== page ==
After Nicholas Coppola was removed from parish ministry for marrying his husband, many rushed to support the Long Island gay Catholic man through a petition to the Diocese of Rockville Centre. Over 18,000 people signed the petition which Coppola delivered to Bishop William Murphy’s office personally.
“‘Bishop Murphy, please let Nicholas Coppola resume volunteering at his parish – and make it clear that faithful gay and lesbian Catholics are welcome to participate fully in parish life in your diocese.’ “
“According to gay activist network GLAAD, which has been assisting Coppola, a security guard at the diocese agreed to deliver the petition but said that neither Murphy nor diocesan officials would meet with Coppola and representatives of the activist groups who accompanied him.”
Reflecting on how events around Mr. Coppola have played out, several Catholic commentators have expressed concern about the direction parishes head when priests exclude LGBT ministers for marrying. Bryan Cones writes at US Catholic about the failures of Catholic leaders to stand by LGBT ministers who give so much:
“Setting aside what I think is a blatant disregard for the rights of baptized people in the church…it is impossible not to be moved by Coppola’s devotion to his parish. After decades of service, he is being literally benched, but he is still showing up Sunday after Sunday, and even speaking kindly for the pastor…Entering a civil contract, even when it’s called ‘marriage,’ simply does not violate church teaching about the immorality of same-gender sex acts–it only violates the public policy position of the U.S. bishops and the Vatican, and there is a big difference between the two. It’s enough of a difference to justify letting Coppola continue his ministry in the parish.
“That lack of loyalty when the rubber hits the road is particularly tragic in the don’t-ask-don’t-tell situations LGBT Catholics find themselves in…’My hands are tied’ is a common cop out; wouldn’t it be better if Coppola’s pastor said it instead to the bishop: ‘My hands are tied. The gospel won’t let me treat a child of God like that.’ Coppola deserves better than that; everyone deserves better than that.”
Writing at the National Catholic Reporter, Pat Perriello observes more sinister intentions in parishes than just failing to support LGBT individuals:
“I believe God’s power is great enough to value goodness in anyone: Catholic, Christian, non-Christian or nonbeliever. God’s power is greater than church structures that sometimes seem designed to constrain that power.
“My other concern about this story is that the sanctions grew out of an elite spy system that appears determined to catch people doing things wrong and force bishops and priests into a position where they feel compelled to act on these events. We have unfortunately been seeing this kind of behavior in our parishes at least since the time of Pope John Paul II. It is divisive, uncharitable, unchristian and inappropriate as a means of resolving disagreements within the Christian community.”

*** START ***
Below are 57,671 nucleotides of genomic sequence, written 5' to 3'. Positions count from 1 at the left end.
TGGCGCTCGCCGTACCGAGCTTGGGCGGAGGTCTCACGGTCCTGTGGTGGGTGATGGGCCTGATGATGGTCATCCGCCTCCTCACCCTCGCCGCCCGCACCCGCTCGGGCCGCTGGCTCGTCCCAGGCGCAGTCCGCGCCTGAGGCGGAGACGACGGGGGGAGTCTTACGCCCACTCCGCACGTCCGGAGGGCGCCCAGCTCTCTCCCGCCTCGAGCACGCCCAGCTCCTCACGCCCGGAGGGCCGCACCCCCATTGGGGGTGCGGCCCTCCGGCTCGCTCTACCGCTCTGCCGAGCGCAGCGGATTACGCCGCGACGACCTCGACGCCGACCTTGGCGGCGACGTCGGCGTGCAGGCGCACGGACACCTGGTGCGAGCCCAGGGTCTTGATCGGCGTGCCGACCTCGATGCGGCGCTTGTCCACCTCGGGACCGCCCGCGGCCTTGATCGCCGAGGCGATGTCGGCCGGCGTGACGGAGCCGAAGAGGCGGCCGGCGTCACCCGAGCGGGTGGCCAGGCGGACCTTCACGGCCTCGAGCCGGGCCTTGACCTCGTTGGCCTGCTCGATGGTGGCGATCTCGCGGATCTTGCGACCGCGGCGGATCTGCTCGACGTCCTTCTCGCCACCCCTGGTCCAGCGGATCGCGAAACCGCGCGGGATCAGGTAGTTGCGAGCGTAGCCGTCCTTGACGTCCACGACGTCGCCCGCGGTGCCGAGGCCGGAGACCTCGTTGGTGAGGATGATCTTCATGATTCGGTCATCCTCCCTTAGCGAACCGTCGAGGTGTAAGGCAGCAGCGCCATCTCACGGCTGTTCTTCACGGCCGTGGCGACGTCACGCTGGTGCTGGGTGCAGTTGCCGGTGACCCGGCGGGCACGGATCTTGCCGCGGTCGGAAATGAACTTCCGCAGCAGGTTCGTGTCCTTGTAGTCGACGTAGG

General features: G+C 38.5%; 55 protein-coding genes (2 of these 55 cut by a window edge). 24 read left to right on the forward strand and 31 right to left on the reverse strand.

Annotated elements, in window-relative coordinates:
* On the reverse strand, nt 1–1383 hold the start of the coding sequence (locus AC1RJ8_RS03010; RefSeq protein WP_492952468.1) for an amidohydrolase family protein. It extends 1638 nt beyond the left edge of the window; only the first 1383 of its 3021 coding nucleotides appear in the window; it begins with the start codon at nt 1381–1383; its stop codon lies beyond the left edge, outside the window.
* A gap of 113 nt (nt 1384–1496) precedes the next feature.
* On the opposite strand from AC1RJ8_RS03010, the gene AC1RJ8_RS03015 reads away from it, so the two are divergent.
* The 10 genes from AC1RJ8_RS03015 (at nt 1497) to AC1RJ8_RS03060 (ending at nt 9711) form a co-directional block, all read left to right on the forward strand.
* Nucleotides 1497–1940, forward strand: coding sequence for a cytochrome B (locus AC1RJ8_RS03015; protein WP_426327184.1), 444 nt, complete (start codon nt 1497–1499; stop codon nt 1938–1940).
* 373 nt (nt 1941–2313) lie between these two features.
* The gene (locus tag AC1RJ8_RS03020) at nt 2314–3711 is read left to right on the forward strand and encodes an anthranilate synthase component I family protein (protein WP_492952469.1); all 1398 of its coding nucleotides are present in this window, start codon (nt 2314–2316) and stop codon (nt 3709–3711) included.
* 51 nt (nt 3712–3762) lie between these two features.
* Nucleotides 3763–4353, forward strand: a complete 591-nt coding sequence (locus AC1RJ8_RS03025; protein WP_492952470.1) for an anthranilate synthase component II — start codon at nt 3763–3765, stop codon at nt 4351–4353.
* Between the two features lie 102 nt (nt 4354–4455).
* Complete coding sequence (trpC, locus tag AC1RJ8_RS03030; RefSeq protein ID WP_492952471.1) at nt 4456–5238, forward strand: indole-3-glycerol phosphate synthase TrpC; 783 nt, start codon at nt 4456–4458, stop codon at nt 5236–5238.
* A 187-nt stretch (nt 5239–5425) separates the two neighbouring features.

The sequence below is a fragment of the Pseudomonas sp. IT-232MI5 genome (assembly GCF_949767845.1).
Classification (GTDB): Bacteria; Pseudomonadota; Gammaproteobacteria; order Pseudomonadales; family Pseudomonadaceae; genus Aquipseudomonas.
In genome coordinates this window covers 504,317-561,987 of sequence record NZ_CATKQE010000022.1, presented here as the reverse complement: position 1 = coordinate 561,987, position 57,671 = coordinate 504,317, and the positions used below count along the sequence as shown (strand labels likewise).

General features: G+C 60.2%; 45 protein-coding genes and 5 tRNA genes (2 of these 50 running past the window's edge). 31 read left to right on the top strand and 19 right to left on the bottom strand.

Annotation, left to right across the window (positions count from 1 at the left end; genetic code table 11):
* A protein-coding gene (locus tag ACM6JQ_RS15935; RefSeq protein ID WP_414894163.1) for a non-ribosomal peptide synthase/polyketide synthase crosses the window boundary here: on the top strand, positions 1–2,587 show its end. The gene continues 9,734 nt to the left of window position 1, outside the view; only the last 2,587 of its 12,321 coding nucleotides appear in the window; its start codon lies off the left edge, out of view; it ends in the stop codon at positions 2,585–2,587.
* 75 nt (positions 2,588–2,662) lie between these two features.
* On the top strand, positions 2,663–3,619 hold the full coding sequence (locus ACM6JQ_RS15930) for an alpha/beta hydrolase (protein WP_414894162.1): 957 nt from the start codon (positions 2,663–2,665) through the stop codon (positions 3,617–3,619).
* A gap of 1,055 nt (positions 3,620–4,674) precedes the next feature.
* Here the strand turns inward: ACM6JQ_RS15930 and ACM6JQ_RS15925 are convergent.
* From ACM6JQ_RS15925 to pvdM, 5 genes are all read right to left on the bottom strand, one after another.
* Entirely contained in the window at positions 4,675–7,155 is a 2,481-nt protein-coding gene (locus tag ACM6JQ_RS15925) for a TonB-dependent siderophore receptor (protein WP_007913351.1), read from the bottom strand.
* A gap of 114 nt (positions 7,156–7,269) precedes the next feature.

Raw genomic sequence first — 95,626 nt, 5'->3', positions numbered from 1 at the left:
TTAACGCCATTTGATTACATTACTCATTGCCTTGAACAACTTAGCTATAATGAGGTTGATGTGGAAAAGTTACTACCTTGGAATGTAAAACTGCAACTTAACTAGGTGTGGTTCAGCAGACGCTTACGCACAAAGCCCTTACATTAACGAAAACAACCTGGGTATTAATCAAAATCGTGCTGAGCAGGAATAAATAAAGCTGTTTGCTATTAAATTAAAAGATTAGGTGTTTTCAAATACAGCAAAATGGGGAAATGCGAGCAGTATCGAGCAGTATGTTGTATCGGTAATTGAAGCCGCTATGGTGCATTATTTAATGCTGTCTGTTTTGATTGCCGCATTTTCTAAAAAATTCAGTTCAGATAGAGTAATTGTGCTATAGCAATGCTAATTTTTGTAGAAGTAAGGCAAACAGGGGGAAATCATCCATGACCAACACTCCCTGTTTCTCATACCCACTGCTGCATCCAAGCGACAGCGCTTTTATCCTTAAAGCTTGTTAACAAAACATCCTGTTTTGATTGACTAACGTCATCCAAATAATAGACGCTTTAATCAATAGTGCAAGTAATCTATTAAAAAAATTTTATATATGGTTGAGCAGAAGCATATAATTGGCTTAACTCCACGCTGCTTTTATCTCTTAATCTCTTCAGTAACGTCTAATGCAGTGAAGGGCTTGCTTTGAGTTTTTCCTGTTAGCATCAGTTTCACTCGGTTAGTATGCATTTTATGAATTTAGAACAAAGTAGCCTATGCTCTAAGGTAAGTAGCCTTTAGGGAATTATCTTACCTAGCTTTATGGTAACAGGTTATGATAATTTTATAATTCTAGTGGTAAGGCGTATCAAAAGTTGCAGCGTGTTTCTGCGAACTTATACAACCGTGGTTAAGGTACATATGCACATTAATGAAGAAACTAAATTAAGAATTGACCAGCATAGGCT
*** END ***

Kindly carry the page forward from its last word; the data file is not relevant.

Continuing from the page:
Michael O’Loughlin writes that the Coppola incident illustrates a non-welcoming model of church, but that an alternative way of being church, one which welcomes all, is already being enacted in other areas:
“…there is another side to the Catholic Church that welcomes gay Catholics. I know a Catholic monk who has supported numerous collegee [sic] students through their coming out processes. A thriving parish in New York owes much of its vibrancy to a gay lay minister. There are countless priests and nuns who share the joys and sorrows of gay families in parishes throughout the country. Most of the time, these stories aren’t reported; it’s not exactly news when Christians act Christian. But sometimes they are.
“With support for same-sex marriage growing, especially among the Catholic faithful, the Catholic Church will face many decisions about how to respond to this pastoral challenge. Whether it hunkers down and marginalizes itself or responds with a more Christian approach remains to be seen, but it’s clear that both options are already at work in today’s church.”
Nicholas Coppola is moving forward from this experience with the hope he and his husband can create a more welcoming, sustained place for Catholic LGBT parishioners within the Church. He started a petition anyone can sign at Change.org asking Cardinal Timothy Dolan of New York to share a meal with Mr. Coppola’s family.
–Bob Shine, New Ways Ministry